This year’s CONEXPO-CON/AGG is one we will never forget. Not only did the show see record attendee numbers and buyer attendance improvement of 5%, it was also a show of new experiences. I don’t think we realized at the time that some of these
experiences would still be with us two months later and setting the foundation for how our business might change.
Thinking back on CONEXPO, old friends greeted each other without a handshake, instead offering elbow bumps, which probably looked odd at best. Some top manufacturers booths had equipment but no people. Hand sanitizer was abundant and available across the exhibit halls. Some days it seemed we talked more about a virus than the equipment. And the show closed a day early as a safety precaution to the concern of early COVID-19 spreading.
Since then, change has been our constant companion, impacting the way we live and work, socialize and spend our free time. These changes have also been a reminder to dealers of the need to continue to adapt to customer needs, across numerous industries in the equipment space, and a catalyst for innovation to meet them.
Adapting to Serve
Whether farming, underground utility work, or roadbuilding, work isn’t one-size fits all and neither should be equipment sales, parts, service, and support – it’s not even one-size-fits-most. Every customer’s unique needs are the animating force behind the way in which we deliver our services. Agriculture and most in the construction industry have been deemed as essential businesses and the need to have equipment and keep it running has remained essential as well. In speaking with customers, observing what others are doing, and based on what we’ve been doing in our RDO Equipment Co. stores, here are the key ways dealers are shifting focus and continuing to support essential businesses, safely and efficiently.
Kicking the Tires from a Socially Safe Distance
Perhaps nothing has been impacted more by COVID-19 than the equipment buying and selling process. No longer are customers stopping by a store and walking the lot with a salesperson. Some showrooms are roped off, have limited access points, or, in the cases of some of our dealer competitors, have closed altogether. The once normal practice of salespeople stopping by jobsites to see how machines are working or conduct a new equipment demo is now challenging or, in some areas, has stopped altogether. Even the simple act of contractors and dealers getting together to talk about new projects and opportunities aren’t easily happening.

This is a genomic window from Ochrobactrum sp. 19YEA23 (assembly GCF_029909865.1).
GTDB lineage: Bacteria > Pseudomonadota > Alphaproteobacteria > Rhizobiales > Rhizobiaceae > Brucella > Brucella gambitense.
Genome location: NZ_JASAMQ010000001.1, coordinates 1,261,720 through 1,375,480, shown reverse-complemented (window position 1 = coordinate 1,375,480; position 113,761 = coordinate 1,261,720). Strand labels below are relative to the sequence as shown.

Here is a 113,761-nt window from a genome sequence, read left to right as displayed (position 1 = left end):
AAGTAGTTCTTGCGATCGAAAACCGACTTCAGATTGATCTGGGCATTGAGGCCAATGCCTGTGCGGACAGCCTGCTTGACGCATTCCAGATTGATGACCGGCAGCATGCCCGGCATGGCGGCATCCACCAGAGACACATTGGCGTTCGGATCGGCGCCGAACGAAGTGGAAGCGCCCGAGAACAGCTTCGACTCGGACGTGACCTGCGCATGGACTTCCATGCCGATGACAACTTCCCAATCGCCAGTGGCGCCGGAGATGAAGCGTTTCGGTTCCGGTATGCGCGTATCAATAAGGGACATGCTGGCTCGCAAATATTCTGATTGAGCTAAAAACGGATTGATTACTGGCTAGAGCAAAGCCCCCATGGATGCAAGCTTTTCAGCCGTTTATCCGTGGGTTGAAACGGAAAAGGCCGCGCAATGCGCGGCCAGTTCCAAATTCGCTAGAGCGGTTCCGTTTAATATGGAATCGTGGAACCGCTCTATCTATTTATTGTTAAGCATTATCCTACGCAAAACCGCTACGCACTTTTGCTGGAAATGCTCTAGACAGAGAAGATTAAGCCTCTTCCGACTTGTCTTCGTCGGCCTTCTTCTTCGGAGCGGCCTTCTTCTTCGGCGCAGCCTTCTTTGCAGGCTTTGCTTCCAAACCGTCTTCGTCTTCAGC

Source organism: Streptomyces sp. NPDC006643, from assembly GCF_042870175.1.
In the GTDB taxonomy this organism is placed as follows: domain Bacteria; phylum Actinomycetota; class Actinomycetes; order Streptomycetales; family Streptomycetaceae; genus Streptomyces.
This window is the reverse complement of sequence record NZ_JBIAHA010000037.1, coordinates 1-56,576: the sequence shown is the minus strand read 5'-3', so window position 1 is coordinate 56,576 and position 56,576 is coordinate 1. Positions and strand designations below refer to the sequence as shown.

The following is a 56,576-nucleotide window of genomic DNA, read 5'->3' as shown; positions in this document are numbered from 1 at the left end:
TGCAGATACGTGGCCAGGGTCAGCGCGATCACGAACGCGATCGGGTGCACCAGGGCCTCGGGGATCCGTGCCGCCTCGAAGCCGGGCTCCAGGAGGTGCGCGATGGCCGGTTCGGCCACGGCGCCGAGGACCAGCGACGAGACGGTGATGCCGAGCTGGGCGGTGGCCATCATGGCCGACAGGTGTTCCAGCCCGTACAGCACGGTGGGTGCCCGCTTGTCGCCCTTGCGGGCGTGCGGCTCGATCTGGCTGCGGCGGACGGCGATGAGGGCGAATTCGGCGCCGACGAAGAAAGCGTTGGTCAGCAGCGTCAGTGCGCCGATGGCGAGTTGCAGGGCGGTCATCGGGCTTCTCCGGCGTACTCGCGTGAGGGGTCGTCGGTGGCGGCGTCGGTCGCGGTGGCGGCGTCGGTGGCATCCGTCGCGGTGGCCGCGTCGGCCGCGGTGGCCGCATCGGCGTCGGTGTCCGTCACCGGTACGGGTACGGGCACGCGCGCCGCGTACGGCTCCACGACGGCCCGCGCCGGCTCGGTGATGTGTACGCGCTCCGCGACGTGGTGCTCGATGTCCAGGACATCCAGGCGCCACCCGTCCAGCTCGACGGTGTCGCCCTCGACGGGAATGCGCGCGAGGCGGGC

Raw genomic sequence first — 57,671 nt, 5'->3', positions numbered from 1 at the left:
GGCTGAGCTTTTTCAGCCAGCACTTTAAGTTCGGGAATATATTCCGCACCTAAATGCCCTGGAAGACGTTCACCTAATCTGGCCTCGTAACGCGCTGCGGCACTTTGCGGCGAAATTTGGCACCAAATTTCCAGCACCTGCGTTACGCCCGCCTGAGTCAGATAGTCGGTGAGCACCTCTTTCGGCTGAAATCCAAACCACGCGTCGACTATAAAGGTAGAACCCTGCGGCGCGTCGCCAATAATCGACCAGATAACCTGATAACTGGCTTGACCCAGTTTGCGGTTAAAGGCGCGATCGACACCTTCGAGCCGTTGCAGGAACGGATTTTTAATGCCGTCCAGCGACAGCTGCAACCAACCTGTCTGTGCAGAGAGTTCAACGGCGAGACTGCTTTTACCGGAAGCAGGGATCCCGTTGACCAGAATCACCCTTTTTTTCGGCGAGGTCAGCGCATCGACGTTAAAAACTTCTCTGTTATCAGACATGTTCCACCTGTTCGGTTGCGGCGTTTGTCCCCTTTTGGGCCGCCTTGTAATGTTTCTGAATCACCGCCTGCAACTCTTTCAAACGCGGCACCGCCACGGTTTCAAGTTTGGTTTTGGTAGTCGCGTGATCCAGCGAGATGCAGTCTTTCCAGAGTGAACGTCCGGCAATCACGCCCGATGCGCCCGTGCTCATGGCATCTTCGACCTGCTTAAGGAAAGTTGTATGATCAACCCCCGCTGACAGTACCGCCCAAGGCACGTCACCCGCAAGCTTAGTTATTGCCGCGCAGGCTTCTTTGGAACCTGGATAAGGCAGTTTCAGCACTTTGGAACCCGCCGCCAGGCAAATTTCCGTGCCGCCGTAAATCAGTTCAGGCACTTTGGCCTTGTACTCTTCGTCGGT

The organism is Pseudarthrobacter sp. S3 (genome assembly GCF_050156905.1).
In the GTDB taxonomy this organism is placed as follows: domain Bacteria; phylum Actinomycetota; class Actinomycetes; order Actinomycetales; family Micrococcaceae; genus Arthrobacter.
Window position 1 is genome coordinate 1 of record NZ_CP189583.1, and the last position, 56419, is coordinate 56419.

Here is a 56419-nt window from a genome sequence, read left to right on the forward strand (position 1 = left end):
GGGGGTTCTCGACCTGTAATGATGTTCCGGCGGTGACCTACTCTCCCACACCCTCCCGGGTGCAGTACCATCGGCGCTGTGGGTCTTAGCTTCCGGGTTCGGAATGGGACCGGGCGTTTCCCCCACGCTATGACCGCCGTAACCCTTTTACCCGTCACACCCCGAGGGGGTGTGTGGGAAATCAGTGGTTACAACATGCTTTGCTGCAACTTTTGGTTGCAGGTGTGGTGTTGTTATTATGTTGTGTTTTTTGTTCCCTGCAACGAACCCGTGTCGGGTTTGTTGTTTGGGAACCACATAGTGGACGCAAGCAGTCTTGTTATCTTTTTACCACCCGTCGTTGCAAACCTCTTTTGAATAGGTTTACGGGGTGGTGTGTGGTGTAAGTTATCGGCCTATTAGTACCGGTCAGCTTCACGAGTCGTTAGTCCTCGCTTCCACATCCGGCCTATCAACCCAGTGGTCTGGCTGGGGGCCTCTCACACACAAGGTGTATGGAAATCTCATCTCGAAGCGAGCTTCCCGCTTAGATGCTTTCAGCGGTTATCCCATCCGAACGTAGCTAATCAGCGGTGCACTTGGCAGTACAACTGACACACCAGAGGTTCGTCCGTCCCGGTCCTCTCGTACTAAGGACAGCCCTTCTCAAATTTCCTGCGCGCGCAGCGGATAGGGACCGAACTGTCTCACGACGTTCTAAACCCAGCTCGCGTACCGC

However, dealers are getting creative to keep those face-to-face relationships with customers, using tools like Microsoft Teams to schedule video check-in and catch-up calls. We’re also seeing equipment walkarounds, previously done as general overview videos, get a more personal touch with contractors and dealers connecting via Facetime or Google Duo for more one-on-one walkarounds.
On-Demand Ordering and Getting Parts
The act of ordering and receiving parts is another crucial piece to the dealer and contractor puzzle that has been altered by COVID-19. While some dealerships that have remained open are still staffing parts counters, social distancing has created a barrier – both literally and figuratively – to that usual, important person-to-person connection between staff and customers.
For most dealers, online, email, and phone parts ordering has always been offered but now, the push to conduct parts business in a contact-free way has been one of the biggest for dealers. In addition to pushing these options versus encouraging customers stop by the parts counter, there have also been new efforts for parts pickup and delivery, too.
RDO stores for example, offer outdoor or curbside pickup, delivery in certain areas, and shipping, giving customers numerous choices to get their parts however it works best for them, with many other dealers offering similar options.
Contact-Free Equipment Service
Not to be forgotten, equipment service remains crucial, as many infrastructure projects, deemed essential work, continue with deadlines and benchmarks to be met.
Thinking about the idea of contact-free service, the phrase itself is an oxymoron. How do you get service for your machine without interacting with the service technician? A machine throwing a code may just need a simple software update, but how does that happen without a dealership employee stopping by with the flash drive that has the update?
While regular service requests, either in a dealership’s shop or in the field, are still going to come with some level of interaction, most dealers offer the option to request online or over the phone, offering one less point of contact. Watch as Vice President of Customer Support, Jeff Lemna, further explains RDO’s contact-free support options.
At this point, we still don’t know the long-term impacts of COVID-19 on our industry and our daily lives in general. If there’s one thing we can agree on, it’s that there’s only one way to look: forward. As companies continue to
move dirt, build and repair roads, and keep people and businesses connected, dealer partners will be here and continue to adapt however needed to keep serving.
About the Author
Dennis Howard has spent more than a decade with RDO Equipment Co.’s construction equipment division, working with teams in the company’s Texas and the Desert Southwest regions. As a Vice President, he focuses on fleet management, with used construction equipment values and heavy equipment sales two of his key areas of expertise. AEMP ForConstructionPros.com He’s a member of the Association of Equipment Management Professionals ( The Track – Used Equipment from RDO), a regular contributor to @RDODennisH, and host of @thebigironguy. Subscribe to The Track on YouTube, or connect with Dennis personally on Twitter @RDODennisH and Instagram @thebigironguy.